By Porter Anderson, Editor-in-Chief | @Porter_Anderson
Fiction Based on a Revered Sufi MasterSaudi Arabian novelist Mohammed Hasan Alwan has been announced today (April 25) as the winner of this year’s International Prize for Arabic Fiction (IPAF).
As reported by Publishing Perspectives, Alwan is one of six writers shortlisted for the award, and his novel A Small Death—published by Dar Al Saqi—has been announced at the prize ceremony in Abu Dhabi as the winner.
A Small Death is a fictional account of the life of the Sufi master and poet Muhyiddin Ibn ‘Arabi. Its story runs from Ibn ‘Arabi’s birth in Muslim Spain in the 12th century until his death in Damascus.
The story follows Ibn ‘Arabi’s mystic experience and heroic travels from Andalusia to Azerbaijan, via Morocco, Egypt, the Hijaz, Syria, Iraq, and Turkey. Many Sufi specialists regard Ibn ‘Arabi as a genuine saint and the greatest of all masters in Islamic mysticism, or Sufi.
“I was thinking what must his memory hold?” Alwan tells Publishing Perspectives in an interview from Abu Dhabi following the prize ceremony.
Ibn ‘Arabi “was known as the Sufi symbol of the traveler,” having moved about at intervals of several years , and not because of political pressure or economic demands but simply because of his passion for travel. “Two or three years in one place, and then he’d move to another.”
Our complete interview with Mohammed Hasan Alwan is here.
Alwan wins a cash prize of US$50,o00, in addition to funding for a translation to English of his winning book.
In making the announcement, the Palestinian novelist Sahar Khalifeh, who served as chair of the prize jury, described the book as exploring “the life and thought of Ibn ‘Arabi.
“With striking artistry and in captivating language,” Khalifeh said, “it sheds light on Ibn ‘Arabi’s view of spiritual and temporal love in their most refined forms. The life of Ibn ‘Arabi, the man, evolves and takes shape against the background of a tumultuous historical period filled with wars and conflicts.”
Alwan, 37, is a native of Riyadh who now lives part of the year in Toronto. He has four novels in publication in addition to A Small Death. They are, in titles translated to English:
- The Ceiling of Sufficiency (2002)
- Sophia (2004)
- The Collar of Purity (2007)
- The Beaver (2011)
No stranger to the Arabic Fiction prize, Alwan was shortlisted for The Beaver in 2013. Its French translation by Stéphanie Dujols won the Prix de la Littérature Arabe in 2015 from the Arab World Institute. The book has also been translated into Norwegian, but not yet into English.
Alwan has also worked with the Arabic Fiction program as a mentor in 2016, having been invited to join the program’s first writers’ workshop in 2009.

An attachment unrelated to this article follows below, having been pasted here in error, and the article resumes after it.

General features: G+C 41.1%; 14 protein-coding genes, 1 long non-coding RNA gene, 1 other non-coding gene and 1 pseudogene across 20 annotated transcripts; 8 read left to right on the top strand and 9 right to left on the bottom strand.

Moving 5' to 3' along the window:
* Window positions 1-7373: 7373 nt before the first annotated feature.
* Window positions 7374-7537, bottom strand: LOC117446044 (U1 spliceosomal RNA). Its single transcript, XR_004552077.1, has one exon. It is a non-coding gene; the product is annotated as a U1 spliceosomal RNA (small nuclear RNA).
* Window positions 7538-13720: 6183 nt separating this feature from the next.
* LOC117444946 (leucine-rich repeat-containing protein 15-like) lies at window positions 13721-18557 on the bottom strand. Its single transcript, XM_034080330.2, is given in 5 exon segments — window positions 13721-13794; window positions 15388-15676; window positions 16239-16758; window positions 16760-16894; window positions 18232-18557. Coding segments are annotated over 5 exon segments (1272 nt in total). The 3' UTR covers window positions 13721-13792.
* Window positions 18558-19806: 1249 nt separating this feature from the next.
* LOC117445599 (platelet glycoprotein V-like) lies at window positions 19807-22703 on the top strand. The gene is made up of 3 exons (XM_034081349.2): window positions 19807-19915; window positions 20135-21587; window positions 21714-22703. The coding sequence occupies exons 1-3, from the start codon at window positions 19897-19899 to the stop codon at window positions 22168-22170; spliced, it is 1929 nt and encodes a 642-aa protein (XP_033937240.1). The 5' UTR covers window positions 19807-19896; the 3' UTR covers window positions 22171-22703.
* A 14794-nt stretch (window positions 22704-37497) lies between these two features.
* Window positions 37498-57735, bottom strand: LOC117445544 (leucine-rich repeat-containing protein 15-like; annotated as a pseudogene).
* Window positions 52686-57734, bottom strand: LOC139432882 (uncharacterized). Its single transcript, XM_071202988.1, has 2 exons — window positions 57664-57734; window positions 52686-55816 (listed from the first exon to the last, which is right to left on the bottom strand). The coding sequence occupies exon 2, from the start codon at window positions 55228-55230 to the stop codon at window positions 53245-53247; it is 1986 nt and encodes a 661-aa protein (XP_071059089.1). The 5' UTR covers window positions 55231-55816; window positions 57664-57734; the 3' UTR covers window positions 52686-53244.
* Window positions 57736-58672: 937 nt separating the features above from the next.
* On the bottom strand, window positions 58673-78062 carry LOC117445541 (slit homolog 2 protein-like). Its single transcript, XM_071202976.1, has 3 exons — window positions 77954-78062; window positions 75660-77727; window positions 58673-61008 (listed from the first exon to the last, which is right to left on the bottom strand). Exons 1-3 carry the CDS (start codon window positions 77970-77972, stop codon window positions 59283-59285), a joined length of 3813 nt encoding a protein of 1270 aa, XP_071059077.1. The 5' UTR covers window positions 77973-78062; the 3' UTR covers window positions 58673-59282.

Alwan’s 2014 book Migration: Theories and Key Factors is a nonfiction work.
His fellow shortlisted authors for this year’s prize are:
- Najwa Binshatwan, The Slave’s Pens, Libya, Dar Al Saqi
- Ismail Fahd Ismail, Al-Sabiliat, Kuwait, Nova
- Elias Khoury, Children of the Ghetto – My Name is Adam, Lebanon, Dar al-Adab
- Mohammed Abdel Nabi, In the Spider’s Chamber, Egypt, Dar al-Ain
- Saad Mohammed Rahim, The Bookseller’s Murder, Iraq, Dar wa Maktabat Sutur
This video was produced by the prize to provide commentary from each of the shortlisted authors on his or her work. Alwan appears last on the tape.
The Arabic Fiction Prize at 10
Recognized as the leading literary prize in the Arab world, the program honors prose fiction and is supported by the Booker Prize Foundation in London. It’s funded by the Abu Dhabi Tourism and Culture Authority in the United Arab Emirates.
The prize also has the support of the Etihad Aviation Group, which makes it possible for the prize’s judges and shortlisted authors to travel to the prize ceremony in Abu Dhabi.
Organizers of the prize have provided a series of facts about the prize in its first decade:
- In 10 years of IPAF, 33 of the Arabic novels recognized by the prize have since been translated into other languages.
- English is the most popular language for translations, boosted by funding from the prize for the winning novels. Twenty-seven honored novels now are available in English. French is next with 15 translated novels, followed by Italian with 12.
- IPAF novels have been translated in 24 different languages ranging from Bosnian to Icelandic, Bulgarian to Indonesian.
- The novel that has secured the most translations is the prize’s 2009 winner Azazeel by Youssef Ziedan, which has been translated into 16 languages.
- In its original Arabic, Azazeel by Youssef Ziedan has also been reprinted the most times, and is now in its 35th edition. It is followed closely by 2013 winner The Bamboo Stalk by Saud Alsanousi, which is in its 32nd edition.
- With 13 longlisted books over the decade, publishing house Dar al-Adab from Beirut is the Prize’s most decorated publisher. Six of its novels have gone on to make the shortlist.
- The most adorned author accolade goes to Lebanese novelist Rabee Jaber, who was longlisted in 2009 with Confessions, shortlisted in 2010 with America, the winner in 2012 with The Druze of Belgrade, and longlisted in 2013 for The Birds of the Holiday Inn.
- The youngest winner is Saud Alsanousi, who was 32 when he was awarded the prize in 2013. The eldest winner is Bahaa Taher, aged 73, when he picked up the inaugural prize in 2008 for Sunset Oasis.
- Since the prize’s nadwa–an annual workshop for emerging writers–launched in 2009, there have been 68 participants from across the Arab world.
- The most eligible submissions received for the prize in one year is 186, which was for this year’s prize.
An interview with Mohammed Hasan Alwan is here.